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Does this group point a way forward for many of our ailing LGBTI venues?

Does this group point a way forward for many of our ailing LGBTI venues?

The co-operative that has formed to save The Stud in San Francisco

A co-operative of drag queens, bartenders, nightlife experts and other business people have come together to secure the future of one of San Francisco’s best-known and loved LGBTI venues: The Stud.

The venue, in the South of Market area, has been welcoming customers for 50 years. However, in July it was announced that its future was in doubt after new landlords of the building demanded a triple rent increase.

At the same time, the Stud’s owner of the past 20 years, Michael McElhaney, announced that he was planning to move back to Hawaii to care for his elderly mother.

‘The Stud has been such an integral part of San Francisco nightlife for 50 years … it really went straight to the heart’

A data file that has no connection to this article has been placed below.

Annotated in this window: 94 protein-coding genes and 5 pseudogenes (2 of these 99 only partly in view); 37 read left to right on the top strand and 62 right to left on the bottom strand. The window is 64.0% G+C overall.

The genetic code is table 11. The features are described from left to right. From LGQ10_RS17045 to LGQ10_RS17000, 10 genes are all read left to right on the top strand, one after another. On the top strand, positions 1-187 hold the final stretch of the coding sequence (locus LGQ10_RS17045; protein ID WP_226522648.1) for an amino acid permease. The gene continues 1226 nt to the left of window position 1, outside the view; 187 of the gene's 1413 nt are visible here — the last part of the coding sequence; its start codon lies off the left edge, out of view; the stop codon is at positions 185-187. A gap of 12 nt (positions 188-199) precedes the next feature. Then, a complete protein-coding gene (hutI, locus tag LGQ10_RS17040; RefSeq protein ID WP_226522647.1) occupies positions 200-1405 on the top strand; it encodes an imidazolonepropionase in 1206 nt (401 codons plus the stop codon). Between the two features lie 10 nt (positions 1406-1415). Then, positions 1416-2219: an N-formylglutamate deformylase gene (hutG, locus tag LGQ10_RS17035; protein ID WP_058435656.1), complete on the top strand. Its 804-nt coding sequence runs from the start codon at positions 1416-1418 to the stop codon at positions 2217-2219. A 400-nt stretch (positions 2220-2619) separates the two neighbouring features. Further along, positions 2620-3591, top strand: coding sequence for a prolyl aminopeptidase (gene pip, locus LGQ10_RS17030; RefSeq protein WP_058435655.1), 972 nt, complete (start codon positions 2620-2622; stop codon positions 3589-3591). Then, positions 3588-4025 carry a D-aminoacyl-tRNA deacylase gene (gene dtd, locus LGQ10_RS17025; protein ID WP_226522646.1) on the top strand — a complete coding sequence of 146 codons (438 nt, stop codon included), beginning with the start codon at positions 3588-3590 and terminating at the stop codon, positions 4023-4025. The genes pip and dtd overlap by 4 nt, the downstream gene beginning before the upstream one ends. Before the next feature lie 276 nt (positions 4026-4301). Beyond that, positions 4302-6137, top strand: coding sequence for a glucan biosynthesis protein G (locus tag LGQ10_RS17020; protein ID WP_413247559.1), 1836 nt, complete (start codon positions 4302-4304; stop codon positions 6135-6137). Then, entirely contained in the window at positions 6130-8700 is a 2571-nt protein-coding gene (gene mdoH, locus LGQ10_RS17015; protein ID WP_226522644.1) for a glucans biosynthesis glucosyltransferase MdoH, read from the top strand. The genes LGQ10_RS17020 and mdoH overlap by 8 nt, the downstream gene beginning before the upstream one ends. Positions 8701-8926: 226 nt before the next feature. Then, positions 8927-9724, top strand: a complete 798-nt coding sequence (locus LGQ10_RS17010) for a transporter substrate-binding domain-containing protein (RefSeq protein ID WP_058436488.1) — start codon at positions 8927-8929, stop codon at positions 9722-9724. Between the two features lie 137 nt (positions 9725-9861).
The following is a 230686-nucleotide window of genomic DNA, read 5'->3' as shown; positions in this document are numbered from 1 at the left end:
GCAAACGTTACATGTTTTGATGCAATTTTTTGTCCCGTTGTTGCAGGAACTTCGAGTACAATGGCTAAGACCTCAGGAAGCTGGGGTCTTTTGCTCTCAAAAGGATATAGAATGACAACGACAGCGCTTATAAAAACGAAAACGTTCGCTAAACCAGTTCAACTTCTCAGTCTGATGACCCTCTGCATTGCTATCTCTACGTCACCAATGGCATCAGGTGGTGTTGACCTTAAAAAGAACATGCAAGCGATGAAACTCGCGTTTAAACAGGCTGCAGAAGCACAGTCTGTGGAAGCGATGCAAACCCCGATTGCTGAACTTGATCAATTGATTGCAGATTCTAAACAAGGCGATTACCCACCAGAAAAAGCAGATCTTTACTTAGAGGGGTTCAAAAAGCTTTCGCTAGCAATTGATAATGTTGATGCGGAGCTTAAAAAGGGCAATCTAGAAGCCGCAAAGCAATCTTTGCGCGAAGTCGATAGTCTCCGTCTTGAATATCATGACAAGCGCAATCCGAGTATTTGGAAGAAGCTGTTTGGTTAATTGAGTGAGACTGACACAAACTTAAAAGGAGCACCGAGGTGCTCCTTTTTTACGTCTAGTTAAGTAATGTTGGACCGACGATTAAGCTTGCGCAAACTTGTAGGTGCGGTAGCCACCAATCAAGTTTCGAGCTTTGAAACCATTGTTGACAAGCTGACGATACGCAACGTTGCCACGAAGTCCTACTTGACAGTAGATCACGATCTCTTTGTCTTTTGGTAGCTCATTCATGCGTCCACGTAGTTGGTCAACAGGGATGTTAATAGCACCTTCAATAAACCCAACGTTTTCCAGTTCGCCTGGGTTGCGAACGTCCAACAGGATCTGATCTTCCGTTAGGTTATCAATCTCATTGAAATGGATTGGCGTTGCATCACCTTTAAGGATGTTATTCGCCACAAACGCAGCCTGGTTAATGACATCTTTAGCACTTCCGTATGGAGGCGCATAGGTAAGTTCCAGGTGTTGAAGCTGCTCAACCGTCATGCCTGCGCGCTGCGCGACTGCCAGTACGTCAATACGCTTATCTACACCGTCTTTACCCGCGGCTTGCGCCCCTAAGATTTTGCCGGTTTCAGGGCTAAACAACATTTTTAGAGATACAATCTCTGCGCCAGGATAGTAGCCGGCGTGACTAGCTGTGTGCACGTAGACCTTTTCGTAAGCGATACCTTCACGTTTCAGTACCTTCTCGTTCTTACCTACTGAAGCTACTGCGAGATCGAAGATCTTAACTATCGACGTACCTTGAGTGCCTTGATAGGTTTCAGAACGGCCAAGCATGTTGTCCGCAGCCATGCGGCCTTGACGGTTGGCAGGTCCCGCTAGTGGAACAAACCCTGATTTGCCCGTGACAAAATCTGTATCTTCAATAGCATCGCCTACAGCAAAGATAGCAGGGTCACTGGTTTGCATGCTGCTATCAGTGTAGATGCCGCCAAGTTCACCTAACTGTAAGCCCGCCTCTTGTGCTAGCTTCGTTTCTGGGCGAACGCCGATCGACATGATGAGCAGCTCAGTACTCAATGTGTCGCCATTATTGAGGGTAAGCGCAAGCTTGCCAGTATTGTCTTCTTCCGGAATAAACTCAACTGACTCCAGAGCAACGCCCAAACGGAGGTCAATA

The Stud’s regulars and wider LGBT community were shocked to hear the venue faced potential closure. So much so that a co-operative has been formed to take over the lease and secure The Stud’s future.

The co-operative currently has 15 members. They are united not only in their commitment to saving the bar but also in having individual expertise in the LGBTI scene.

Mica Sigourney (aka VivvyAnne Forevermore) is a drag performer who moved to San Francisco 12 years ago. In a phone call, he tells GSN that The Stud is practically his second home: He’s been running the weekly Friday night club, Some Thing, at the venue for the past eight years.

‘I was devastated; devastated confused and concerned,’ he says of his reaction when he heard that McElhaney was wanting to sell and move on. ‘Concerned for the community of artists and patrons who come together there for weekly or monthly events.

‘Very quickly, within about an hour or two, I’d formed this plan with some colleagues to form a cooperative to buy The Stud.’

Another member of the Save Our Stud co-op is Marke Bieschke, who has written professionally about San Francisco nightlife for 20 years. He is the publisher of The San Francisco Bay Guardian and the 48 Hills website.

Bieschke says news of The Stud’s potential closure was ‘shocking.’

‘I guess a lot of us have seen so much of San Francisco’s queer landmarks change hands or closed down completely, but The Stud has been such an integral part of San Francisco nightlife for 50 years that it really went straight to the heart.’

‘There is a lack of awareness of the cultural value that the Stud has to the community at large in San Francisco’